“Our new government is founded upon exactly the opposite idea; its foundations are laid, its corner- stone rests, upon the great truth that the negro is not equal to the white man; that slavery subordination to the superior race is his natural and normal condition. This, our new government, is the first, in the history of the world, based upon this great physical, philosophical, and moral truth.”
Full speech here: “Cornerstone” Speech by Alexander Stephens, March 21, 1861
JT: After tying up a “a large negro named ‘White-Eyed Henry’, the author goes on to state “These men did not hate the negro…Every blow the white man struck the negro, later rebounded as blessing to him.”
via Jason Morgan Ward
WWIRR: “Hundley was anxious to attribute such conduct to only the greediest and cruelest masters. In fact, however, cracking whips and piercing cries were heard throughout the South. Robert E. Lee liked to think of himself as a humane owner. But he could react as fiercely as any other when his power and authority were challenged. In 1859, three of Lee’s slaves–Wesley Norris, his sister, and a cousin named Mary–attempted to escape from the Arlington plantation. Recaptured in Maryland, the unfortunate people were jailed there for two weeks and then delivered back into Lee’s hands. Promising to teach them a lesson they would not soon forget, Lee had them taken to the barn, stripped to the waist, and whipped between twenty and fifty times each on their bare flesh by a local constable named Dick Williams. As the punishment proceeded, Wesley Norris later related, Lee ‘stood by, and frequently enjoined Williams to “lay it on well,” ‘ which he did.”
JT: The map linked in this post shows data from the 1860 Census, the last time the slave population in the South was counted. It shows the concentration of slaves in each county.
“In several river counties, more than 80% of the population lived in bondage, including 92.5% in Issaquena, the most enslaved county in the South. On the other hand, slavery was least concentrated in Jones County (12.8%), which famously resisted secession.”
“What was the enslaved population where you live? You can find out from this map, produced from the 1860 Census and republished in full by the New York Times:”
WWIRR: “Thomas Jefferson, who owned about two hundred slaves, . . . unhappily acknowledged in 1787, . . . that masters exercised ‘the most unremitting despotism’ over their slaves that gave free rein to ‘the most boisterous passions.’ Having and wielding that kind of despotic power, Jefferson continued, imbued masters with a deep-seated belief in their own inherent superiority and their natural right to impose their will upon others. That belief and the personal qualities it encouraged then passed from one generation to the next. When we dominate and abuse our slaves, he wrote, ‘our children see this,’ and they ‘cannot but be stamped by it.’ They are ‘nursed, educated, and daily exercised in tyranny.”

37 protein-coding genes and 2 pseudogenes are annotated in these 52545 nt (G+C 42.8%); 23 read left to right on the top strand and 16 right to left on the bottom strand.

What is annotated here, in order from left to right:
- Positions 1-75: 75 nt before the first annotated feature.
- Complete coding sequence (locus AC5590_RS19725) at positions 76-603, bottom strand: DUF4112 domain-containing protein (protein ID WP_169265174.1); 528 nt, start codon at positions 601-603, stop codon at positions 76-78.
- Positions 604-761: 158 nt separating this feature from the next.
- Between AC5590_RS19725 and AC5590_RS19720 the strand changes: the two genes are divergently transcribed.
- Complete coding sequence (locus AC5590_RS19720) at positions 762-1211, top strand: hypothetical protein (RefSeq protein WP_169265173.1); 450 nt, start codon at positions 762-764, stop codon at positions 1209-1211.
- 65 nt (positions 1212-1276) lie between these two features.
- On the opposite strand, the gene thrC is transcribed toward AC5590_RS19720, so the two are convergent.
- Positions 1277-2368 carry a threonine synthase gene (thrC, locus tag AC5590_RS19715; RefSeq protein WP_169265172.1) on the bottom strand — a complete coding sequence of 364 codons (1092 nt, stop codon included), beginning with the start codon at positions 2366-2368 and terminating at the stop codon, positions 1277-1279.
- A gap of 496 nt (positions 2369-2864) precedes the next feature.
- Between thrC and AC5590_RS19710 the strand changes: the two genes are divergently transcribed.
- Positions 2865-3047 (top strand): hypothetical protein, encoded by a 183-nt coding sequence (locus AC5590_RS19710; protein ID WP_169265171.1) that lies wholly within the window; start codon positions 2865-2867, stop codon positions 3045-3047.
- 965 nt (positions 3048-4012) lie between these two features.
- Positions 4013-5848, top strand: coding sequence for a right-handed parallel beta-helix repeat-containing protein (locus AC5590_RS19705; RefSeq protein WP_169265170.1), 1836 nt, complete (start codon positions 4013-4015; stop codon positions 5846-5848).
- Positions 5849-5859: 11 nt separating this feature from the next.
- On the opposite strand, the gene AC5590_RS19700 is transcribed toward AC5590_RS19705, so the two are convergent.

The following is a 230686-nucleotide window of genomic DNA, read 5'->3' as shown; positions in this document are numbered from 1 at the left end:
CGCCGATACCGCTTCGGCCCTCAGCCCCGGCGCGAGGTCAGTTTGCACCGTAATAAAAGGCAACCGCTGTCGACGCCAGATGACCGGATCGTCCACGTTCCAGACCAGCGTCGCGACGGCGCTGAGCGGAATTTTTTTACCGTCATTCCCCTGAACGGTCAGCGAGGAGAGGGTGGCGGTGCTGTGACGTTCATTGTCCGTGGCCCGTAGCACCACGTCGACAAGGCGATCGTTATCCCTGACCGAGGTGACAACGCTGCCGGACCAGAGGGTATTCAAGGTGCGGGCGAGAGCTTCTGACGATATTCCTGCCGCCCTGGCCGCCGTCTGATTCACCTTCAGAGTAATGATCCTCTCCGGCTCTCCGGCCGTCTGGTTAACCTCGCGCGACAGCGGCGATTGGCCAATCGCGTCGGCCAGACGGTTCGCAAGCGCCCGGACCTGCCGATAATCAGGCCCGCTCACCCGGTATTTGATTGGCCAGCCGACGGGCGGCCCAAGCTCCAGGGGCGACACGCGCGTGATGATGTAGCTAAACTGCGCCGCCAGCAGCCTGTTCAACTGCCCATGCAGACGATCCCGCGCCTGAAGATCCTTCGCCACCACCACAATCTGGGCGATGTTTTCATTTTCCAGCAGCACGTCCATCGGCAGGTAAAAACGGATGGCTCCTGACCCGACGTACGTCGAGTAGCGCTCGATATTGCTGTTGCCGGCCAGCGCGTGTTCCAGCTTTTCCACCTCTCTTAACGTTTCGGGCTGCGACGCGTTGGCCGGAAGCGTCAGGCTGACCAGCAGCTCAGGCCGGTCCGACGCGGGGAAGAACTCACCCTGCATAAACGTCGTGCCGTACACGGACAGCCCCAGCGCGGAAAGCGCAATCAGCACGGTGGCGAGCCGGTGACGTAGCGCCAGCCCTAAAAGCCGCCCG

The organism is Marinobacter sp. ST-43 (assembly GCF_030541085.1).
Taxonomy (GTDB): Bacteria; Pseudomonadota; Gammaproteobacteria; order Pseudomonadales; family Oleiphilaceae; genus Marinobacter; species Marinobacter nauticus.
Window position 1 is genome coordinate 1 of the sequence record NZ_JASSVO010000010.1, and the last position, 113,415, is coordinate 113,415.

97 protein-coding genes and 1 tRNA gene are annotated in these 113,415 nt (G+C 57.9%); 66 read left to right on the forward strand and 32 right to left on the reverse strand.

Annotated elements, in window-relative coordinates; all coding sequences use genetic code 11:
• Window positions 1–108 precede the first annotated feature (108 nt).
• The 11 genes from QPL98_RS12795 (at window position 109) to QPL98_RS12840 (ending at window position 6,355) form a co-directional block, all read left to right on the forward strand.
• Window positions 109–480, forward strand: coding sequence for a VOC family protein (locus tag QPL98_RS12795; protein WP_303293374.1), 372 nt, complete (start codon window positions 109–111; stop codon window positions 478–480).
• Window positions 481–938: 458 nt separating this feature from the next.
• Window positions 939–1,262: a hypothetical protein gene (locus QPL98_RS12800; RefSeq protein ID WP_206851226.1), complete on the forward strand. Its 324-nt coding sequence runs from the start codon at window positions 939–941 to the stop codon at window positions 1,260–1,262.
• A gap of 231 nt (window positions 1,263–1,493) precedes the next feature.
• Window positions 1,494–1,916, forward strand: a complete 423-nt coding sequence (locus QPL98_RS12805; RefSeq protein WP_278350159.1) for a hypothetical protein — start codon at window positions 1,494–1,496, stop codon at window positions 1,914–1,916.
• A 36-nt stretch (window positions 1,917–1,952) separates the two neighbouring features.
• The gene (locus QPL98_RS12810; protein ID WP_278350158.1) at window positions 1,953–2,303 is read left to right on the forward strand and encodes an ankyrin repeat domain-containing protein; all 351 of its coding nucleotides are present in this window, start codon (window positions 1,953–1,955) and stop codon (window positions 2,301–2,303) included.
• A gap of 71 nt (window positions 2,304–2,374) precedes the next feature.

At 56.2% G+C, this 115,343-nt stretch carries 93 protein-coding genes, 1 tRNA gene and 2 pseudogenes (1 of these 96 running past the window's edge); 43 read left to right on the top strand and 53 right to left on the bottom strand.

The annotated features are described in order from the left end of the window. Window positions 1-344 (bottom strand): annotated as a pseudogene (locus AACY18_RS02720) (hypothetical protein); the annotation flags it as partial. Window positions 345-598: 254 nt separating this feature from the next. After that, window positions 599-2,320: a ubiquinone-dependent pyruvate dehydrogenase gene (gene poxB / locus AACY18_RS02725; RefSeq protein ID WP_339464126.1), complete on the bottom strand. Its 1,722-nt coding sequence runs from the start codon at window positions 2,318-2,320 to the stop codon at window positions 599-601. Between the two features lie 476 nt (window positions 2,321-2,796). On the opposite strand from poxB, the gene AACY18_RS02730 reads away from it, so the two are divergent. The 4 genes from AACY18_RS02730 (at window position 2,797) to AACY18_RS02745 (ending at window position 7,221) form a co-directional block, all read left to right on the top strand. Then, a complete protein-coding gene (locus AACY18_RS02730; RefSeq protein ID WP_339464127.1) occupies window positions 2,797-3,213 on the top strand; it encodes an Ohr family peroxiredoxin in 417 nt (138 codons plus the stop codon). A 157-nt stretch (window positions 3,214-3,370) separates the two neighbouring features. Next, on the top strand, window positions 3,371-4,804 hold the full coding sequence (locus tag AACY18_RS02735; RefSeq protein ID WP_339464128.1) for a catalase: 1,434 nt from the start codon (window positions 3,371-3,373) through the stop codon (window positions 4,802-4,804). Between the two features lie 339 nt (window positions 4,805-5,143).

from The Fall of the House of Dixie
JT: This one is brought to you by my dear friend and U.S. historian, Dr. Otis Westbrook Pickett
“It was during this time period, in April of 1894, almost a half century after the Civil War, that the Confederate emblem appeared for the first time on the Mississippi state flag. It was very clear what attaching this symbol to the state flag at this time meant: a return to white rule via violence, intimidation and disenfranchisement in order to regain an antebellum Southern “way of life” in which African-Americans were in their “proper” place.” Read the rest of the article here.
JT: One of the most heinous realities of slavery was rape-at-will by white masters abusing their black female slaves. For instance…
“Whether occurring by violent assault, threat or coercive persuasion, these encounters all amount to abuse, including forceable rape, by white men with virtually unlimited power over women of color. “The Custis family has a reputation for interracial dalliance,” Pryor writes, “and many of the mulatto servants had clearly descended from illicit ties.” People of mixed race represented roughly ten percent of the South’s population in the decade before the war; they accounted for over half the slaves and all the free persons of color living at Arlington listed in estate records and the census of 1860.”
Read the full article here.
JT: Far from generating any empathy based on their common plight as women in the antebellum south, white mistresses often persecuted their black female slaves.
“Professor Glymph makes a powerful argument about relationships between black and white women in the slaveholding South. She explores the systematic, often brutal, use of violence by women of the planter elite against enslaved women and demolishes the idea that some form of gender solidarity trumped race and class in plantation households.”
WWIRR: “The sale of slaves often cruelly separated parents from their babies and children, and spouses from each other.”